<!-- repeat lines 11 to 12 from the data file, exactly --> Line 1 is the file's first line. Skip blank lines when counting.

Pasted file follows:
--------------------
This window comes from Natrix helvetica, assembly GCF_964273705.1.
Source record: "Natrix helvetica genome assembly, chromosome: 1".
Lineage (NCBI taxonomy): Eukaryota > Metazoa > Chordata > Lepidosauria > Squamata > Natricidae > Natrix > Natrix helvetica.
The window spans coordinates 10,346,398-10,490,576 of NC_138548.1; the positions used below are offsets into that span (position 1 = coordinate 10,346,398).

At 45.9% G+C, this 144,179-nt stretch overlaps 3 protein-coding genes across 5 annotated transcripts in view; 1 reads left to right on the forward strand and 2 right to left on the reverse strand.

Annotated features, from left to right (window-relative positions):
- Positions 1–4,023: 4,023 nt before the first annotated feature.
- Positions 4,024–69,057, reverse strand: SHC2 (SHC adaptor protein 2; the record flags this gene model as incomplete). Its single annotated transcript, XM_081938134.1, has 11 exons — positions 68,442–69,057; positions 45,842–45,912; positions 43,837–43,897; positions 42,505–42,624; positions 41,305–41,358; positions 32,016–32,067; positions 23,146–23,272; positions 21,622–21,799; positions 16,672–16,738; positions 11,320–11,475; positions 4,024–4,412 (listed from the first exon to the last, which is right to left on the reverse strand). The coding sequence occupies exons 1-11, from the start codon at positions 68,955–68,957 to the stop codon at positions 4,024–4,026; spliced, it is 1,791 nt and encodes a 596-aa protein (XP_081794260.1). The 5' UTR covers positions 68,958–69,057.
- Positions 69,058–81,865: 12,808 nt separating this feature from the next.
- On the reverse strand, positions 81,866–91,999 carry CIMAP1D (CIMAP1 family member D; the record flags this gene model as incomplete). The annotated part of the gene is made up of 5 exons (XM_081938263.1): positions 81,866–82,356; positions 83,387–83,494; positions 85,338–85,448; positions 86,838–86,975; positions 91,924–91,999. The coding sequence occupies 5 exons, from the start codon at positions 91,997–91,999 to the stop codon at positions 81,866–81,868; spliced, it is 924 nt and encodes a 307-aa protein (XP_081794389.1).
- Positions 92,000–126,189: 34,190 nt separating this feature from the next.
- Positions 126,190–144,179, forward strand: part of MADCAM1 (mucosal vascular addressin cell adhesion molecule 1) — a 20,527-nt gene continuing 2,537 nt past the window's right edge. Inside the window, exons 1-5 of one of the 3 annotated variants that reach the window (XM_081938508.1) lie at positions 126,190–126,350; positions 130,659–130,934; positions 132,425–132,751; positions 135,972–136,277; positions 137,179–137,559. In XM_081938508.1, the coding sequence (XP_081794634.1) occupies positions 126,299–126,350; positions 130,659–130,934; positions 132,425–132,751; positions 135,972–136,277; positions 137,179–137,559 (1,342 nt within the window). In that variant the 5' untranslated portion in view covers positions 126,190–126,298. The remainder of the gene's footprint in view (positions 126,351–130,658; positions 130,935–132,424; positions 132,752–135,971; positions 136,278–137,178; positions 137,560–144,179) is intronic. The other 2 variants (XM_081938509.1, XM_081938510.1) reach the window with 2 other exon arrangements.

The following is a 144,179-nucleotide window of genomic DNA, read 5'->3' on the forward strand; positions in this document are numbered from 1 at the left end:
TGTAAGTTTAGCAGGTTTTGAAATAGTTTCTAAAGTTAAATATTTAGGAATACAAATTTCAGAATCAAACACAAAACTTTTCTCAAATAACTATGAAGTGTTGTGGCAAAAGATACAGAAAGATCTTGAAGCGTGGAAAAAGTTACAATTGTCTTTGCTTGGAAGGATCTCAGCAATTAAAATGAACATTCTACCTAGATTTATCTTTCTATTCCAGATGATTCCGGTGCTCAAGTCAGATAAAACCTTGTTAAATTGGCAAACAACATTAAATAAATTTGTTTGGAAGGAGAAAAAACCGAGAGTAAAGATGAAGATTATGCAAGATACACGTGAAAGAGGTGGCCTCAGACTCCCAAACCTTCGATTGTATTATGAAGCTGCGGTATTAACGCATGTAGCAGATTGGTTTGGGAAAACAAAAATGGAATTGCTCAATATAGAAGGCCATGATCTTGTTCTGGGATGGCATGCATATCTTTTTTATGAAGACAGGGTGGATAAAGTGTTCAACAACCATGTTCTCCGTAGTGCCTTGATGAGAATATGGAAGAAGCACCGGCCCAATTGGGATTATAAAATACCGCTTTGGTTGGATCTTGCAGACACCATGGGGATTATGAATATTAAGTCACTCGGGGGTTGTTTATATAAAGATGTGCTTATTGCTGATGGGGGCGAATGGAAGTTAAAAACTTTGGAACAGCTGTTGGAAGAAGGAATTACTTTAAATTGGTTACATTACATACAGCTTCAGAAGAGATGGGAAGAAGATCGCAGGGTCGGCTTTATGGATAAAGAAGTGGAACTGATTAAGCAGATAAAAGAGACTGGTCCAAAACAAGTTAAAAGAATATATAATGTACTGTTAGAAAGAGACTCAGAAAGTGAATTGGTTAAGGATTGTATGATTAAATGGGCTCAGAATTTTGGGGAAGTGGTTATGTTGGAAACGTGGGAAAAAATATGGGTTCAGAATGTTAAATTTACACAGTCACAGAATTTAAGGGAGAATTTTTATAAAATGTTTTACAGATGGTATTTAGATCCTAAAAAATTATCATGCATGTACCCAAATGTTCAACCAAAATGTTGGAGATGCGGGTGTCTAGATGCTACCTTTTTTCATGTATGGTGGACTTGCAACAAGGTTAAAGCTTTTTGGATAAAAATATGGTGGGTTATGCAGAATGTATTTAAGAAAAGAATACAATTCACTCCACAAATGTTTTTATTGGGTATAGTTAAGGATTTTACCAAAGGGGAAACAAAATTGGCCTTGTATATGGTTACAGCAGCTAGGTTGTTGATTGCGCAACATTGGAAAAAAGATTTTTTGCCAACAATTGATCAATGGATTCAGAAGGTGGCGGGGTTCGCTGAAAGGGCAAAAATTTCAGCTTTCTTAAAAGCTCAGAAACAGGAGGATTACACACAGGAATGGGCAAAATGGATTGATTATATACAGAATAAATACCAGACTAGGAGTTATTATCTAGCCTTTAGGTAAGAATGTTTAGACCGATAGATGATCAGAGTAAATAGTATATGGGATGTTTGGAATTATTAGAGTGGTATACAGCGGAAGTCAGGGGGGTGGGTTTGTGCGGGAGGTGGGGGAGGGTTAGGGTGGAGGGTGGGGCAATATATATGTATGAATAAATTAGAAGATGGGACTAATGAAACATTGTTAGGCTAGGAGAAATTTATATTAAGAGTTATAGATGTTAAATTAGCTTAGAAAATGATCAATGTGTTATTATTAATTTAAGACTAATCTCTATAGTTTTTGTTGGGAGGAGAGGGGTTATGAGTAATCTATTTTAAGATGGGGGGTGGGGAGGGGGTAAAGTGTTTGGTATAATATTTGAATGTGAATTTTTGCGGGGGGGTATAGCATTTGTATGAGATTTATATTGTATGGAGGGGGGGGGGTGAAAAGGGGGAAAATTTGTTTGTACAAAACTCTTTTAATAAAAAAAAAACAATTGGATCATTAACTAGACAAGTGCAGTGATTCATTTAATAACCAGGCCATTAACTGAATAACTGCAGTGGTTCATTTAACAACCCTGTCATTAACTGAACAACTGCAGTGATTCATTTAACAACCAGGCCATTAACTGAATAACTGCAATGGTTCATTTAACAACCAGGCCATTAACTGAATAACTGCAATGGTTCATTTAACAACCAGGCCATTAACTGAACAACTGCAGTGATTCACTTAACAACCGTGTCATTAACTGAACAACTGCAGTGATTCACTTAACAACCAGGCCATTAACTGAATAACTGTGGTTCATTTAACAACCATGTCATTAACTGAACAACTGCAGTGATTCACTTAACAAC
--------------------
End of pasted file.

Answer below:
- Positions 92,000–126,189: 34,190 nt separating this feature from the next.
- Positions 126,190–144,179, forward strand: part of MADCAM1 (mucosal vascular addressin cell adhesion molecule 1) — a 20,527-nt gene continuing 2,537 nt past the window's right edge. Inside the window, exons 1-5 of one of the 3 annotated variants that reach the window (XM_081938508.1) lie at positions 126,190–126,350; positions 130,659–130,934; positions 132,425–132,751; positions 135,972–136,277; positions 137,179–137,559. In XM_081938508.1, the coding sequence (XP_081794634.1) occupies positions 126,299–126,350; positions 130,659–130,934; positions 132,425–132,751; positions 135,972–136,277; positions 137,179–137,559 (1,342 nt within the window). In that variant the 5' untranslated portion in view covers positions 126,190–126,298. The remainder of the gene's footprint in view (positions 126,351–130,658; positions 130,935–132,424; positions 132,752–135,971; positions 136,278–137,178; positions 137,560–144,179) is intronic. The other 2 variants (XM_081938509.1, XM_081938510.1) reach the window with 2 other exon arrangements.